How to Move from Overspending to Spending Less

Even the mention of words like frugality and thrift send some people over the edge because, for them, those words conjure up thoughts of poverty and deprivation.

They assume that cutting costs is tantamount to diving into dumpsters to find one’s next meal. No wonder so many people prefer a life of debilitating debt to one of frugality.

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Let me set the record straight. Please.

There is nothing undignified about spending less than you earn. That’s called living below your means, and it’s a fabulous way to live! When you spend less than you earn, you have some to save. And to give away, too. When you spend less than you earn, you are not dependent on credit to get by. It is a very good thing.

So you may be wondering how you can move from overspending to spending less, without giving up your quality of life. It starts with prioritizing everything according to how important it is to your life. Then only spend on things at the top of the list, ruthlessly cutting your spending on the things that don’t matter.

The way to get started with prioritizing things in your life is to come up with a system, like “on a scale of one to 10 …” Now, apply this to every way that you spend money. Do not hand out “10s” willy-nilly. Reserve that designation for only those things you truly love because they bring incredible joy and fulfillment to your life.

As you prioritize, examine everything. Do you eat out often? Go to the movies? Travel? Do you spend on home-improvement projects, kitchen gadgets and visits to the gym? Are cable television and electronic devices a main source of joy? Are you most fulfilled when you are donating your skills and time to an outreach charity in your community? Is fancy jewelry your thing, or are you more into driving a fancy car? Perhaps for you it’s shoes, or gifts for those you love.

Our lists are not likely to be the same. For example, eating out in mediocre chain restaurants is not a priority for me. To me, the food is overpriced and of inferior quality. Having my own car is not high on my list, either. And I could not care less about English bone china or maintaining a koi pond, but I know people for whom both rate 10s on their lists.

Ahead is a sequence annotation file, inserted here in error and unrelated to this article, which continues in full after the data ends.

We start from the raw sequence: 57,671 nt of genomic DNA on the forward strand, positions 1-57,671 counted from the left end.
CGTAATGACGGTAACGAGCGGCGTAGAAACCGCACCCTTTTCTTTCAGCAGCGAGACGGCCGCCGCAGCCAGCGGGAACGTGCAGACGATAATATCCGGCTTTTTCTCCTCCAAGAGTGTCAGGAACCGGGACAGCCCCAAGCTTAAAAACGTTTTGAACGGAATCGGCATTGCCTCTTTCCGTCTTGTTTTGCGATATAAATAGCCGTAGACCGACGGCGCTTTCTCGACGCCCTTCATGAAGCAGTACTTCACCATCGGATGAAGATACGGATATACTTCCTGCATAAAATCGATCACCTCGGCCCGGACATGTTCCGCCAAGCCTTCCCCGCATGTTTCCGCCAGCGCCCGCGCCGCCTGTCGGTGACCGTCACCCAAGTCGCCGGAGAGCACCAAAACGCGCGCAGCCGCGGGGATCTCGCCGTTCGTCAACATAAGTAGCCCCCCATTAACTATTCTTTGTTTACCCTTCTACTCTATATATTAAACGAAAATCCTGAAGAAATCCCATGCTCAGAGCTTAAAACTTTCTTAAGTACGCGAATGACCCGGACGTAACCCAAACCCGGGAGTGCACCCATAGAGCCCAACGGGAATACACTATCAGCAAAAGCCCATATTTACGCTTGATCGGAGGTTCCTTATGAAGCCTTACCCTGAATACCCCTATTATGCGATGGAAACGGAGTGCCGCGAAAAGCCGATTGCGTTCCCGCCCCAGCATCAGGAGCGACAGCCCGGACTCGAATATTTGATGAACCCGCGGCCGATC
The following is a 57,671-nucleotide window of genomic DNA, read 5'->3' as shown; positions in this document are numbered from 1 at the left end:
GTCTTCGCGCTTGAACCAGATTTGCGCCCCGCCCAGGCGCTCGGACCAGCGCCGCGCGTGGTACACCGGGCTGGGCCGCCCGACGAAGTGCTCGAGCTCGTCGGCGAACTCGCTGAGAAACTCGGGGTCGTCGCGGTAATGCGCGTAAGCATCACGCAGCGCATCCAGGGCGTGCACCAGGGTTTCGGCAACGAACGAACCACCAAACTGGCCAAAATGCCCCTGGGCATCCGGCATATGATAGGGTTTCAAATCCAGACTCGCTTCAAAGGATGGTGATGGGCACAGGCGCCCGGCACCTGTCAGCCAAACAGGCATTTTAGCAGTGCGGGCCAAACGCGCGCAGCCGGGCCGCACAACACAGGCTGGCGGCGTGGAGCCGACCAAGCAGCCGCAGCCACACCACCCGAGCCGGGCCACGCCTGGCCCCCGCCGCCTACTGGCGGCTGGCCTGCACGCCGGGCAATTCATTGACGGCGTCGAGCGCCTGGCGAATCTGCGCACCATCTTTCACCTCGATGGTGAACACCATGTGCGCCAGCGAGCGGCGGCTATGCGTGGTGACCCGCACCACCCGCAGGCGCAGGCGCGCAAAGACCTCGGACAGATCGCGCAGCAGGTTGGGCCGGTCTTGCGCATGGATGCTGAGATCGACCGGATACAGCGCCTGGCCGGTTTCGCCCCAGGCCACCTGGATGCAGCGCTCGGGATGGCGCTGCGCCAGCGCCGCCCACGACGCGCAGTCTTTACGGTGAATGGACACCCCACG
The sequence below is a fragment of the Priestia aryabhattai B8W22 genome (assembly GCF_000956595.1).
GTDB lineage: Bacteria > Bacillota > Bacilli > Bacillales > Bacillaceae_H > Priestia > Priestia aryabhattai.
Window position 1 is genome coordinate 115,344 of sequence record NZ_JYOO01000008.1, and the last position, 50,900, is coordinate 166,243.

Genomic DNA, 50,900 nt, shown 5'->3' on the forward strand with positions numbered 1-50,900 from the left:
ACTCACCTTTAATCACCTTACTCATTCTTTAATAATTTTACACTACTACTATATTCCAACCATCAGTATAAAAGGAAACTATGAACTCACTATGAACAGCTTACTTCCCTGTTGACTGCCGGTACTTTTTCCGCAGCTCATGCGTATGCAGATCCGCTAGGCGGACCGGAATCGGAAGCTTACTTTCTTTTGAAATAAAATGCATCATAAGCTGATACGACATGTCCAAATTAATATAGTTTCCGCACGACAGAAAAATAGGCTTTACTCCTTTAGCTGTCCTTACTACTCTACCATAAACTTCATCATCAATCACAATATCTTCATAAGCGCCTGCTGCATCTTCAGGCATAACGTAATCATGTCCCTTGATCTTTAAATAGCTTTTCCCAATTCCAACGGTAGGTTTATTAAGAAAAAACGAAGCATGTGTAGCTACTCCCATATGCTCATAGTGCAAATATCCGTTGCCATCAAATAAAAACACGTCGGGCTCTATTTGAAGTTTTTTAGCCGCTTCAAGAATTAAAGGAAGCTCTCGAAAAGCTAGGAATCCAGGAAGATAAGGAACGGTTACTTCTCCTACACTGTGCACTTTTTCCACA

But having a beautifully maintained yard with flower gardens, traveling to beautiful places and spending time with good friends are all at the top of my list. I will cut mercilessly in other areas to have money for the things that I really love.

Personal finance is not about saying “no” to spending on the things you love. Living below your means is not about adopting a life of poverty. It’s about conscious decisions, not guilt. It’s planning and thinking and deciding what’s really important to you.

Question: What gets rated as a 10 in your life? Tell me about it in the comments section below.

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Please note: I reserve the right to delete comments that are offensive or off-topic.

  • Jeneene Brengelman

    Travel and experiences. I recently started contra dancing. It is fun to dance in a skirt, but I hadn’t worn one in many years. I went to St. Vincent de Paul and Goodwill (charity shops) on senior discount day and bought a wardrobe of skirts and tops for about $30. I never eat in restaurants unless traveling, and then usually only lunch. My favorite traveling dinner is to pick up a few items like cheese, bread and fruit, plus a newspaper. I go back to my room, put my feet up, eat at my own pace, and plan the next day. I may or may not go back out. I love the freedom that living below my small income gives me much more than the temporary thrill any purchase provides. But the real secret is low overhead. Keeping your fixed expenses as low as possible is the key to a free and happy life, IMHO.

  • Emily Booth

    Travel. Tithing. Gifts. I have separate savings accounts & budgets for each. I am not extravagant; I am retired. But, I am free. Free from debt. People marvel that I can travel, support charities & treat family & friends to dinner & give gifts. I appreciate they are sensitive to my being retired. I can do these things because I save first — 10% tithes, 10% emergency fund and the rest to manage as I wish!